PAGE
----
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Tuesday, 22 December 2020

Trade + transparency = private investment, says World Bank

Egypt’s private sector is yet to feel the benefits of the government’s economic reforms, and although the economy has stabilized in recent years, policymakers must enact further structural changes if the country is to attract more private investment, the World Bank and the International Finance Corporation have said in a new report (pdf). Launched yesterday, the paper reveals that private investment’s share of the economy, while rising, continues to lag behind the historical average despite strong economic growth and improving public finances. And while Egypt is a top destination for FDI in Africa, inflows remain low by global standards and are falling.

Exports haven’t reacted to the EGP float: Although the currency float at the end of 2016 has made a dent in the country’s trade deficit, Egyptian companies have struggled to compete internationally, revenues haven’t matched those of peer countries, and the number of exporters has remained “critically” low, with only 9% of manufacturers directly selling overseas.

But why? Making clear that Egypt has the capacity to evolve into a regional trading hub, the bank said that the tariff and non-tariff barriers are standing in the way of local companies becoming internationally competitive and integrating into global value chains. Import tariffs — which currently average 19%, making the economy the second most-protected in the world — stifle local competition, drive up prices and incentivize companies to focus their efforts domestically. And a range of non-tariff barriers — including slow customs clearance, a complex bureaucracy and below-par infrastructure — hold back the development of local industries and dampen foreign investment.

Leveling the playing field: Private and foreign investment has also been held back by the raft of state-owned enterprises (SOEs), whose presence in almost every sector “feeds the perception of overstretch,” the report argues. Selective tax exemptions, weaknesses in antitrust legislation, and a lack of public information about SOEs raise concerns about the integrity of market competition. “The main message is not to say that SOEs are a bad thing, but it is difficult for investors to make educated decisions on market and sector conditions due to the absence of public financial information,” lead writer of the report and World Bank senior economist Hoda Youssef told reporters yesterday.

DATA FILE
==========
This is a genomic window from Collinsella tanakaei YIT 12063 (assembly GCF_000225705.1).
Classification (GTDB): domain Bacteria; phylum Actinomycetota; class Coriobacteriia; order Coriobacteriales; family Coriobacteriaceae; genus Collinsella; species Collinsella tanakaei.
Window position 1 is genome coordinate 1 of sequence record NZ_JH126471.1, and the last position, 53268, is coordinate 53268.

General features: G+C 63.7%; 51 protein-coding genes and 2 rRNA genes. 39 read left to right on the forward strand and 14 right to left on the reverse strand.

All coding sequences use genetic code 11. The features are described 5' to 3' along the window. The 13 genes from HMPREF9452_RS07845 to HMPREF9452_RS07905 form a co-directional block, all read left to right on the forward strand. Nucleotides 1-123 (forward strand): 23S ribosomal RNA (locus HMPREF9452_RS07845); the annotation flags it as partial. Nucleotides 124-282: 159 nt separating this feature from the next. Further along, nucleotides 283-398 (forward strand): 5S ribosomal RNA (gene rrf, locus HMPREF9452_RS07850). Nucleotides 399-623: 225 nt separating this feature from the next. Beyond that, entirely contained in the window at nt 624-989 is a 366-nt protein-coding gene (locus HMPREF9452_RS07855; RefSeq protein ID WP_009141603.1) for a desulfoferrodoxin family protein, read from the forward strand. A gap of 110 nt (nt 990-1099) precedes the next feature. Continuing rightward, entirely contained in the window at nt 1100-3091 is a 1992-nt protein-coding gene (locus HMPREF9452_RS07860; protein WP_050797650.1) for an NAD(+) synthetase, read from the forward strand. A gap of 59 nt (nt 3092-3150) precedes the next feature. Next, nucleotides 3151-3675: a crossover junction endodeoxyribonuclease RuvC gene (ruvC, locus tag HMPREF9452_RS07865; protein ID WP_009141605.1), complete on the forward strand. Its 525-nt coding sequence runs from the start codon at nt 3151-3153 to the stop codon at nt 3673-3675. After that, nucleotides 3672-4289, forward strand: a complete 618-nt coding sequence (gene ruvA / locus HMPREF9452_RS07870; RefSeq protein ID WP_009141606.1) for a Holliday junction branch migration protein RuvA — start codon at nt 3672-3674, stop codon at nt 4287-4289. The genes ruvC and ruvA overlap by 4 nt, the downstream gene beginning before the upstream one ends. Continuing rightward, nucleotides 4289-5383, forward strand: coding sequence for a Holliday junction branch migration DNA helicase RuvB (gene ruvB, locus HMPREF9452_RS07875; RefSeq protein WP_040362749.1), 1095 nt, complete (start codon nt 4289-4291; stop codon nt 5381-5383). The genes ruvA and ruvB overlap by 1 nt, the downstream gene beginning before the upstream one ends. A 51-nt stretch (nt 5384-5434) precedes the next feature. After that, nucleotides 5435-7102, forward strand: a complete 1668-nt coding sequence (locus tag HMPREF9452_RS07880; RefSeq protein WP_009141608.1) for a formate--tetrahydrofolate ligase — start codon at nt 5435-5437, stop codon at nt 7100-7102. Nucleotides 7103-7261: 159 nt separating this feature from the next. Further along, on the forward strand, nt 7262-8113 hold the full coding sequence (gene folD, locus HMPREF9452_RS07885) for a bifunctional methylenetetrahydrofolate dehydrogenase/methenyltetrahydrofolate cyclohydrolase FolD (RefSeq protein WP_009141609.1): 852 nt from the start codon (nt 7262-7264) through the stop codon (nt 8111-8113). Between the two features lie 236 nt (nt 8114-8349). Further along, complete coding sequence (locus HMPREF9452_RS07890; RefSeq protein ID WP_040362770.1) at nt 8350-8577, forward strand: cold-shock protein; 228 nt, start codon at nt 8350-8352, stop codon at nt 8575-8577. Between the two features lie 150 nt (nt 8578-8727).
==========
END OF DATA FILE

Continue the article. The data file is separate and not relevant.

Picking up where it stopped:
Making contracts stick: The inconsistent enforcement of contracts in Egyptian courts make the business environment even more unpredictable for companies, which can never quite be sure about their legal standing. The costs are high, delays often extensive and enforcement inconsistent, providing uncertainty to foreign businesses and putting the judicial system out of reach for most small firms. “This is an important deterrent for the private sector and FDI as legal scrutiny and predictability constitute key conditions for a sound business environment,” the report says.

Transparency and trade = the keys to success: Improving transparency of the state’s economic footprint and cutting barriers to trade will go a long way to transforming domestic industries and attracting foreign direct investment, the World Bank said. Leveling-up transport infrastructure, streamlining customs and tariffs, and modernizing the court system will also help to draw more capital into the country. The private sector also needs to be playing more of a role in policymaking, the bank said, calling for the government to engage more with firms as it embarks on stage two of the reform process.

Making the business environment more private sector-friendly is one of the main objectives of the latest IMF program. The USD 5.2 bn standby loan agreed with the IMF in the summer is partly conditioned on further structural reforms designed to promote private sector growth, including improving transparency of SOEs and cutting red tape.

*** Stayed tuned: Tomorrow we publish our extended interview with the author of the report: Hoda Youssef, senior economist at the World Bank.

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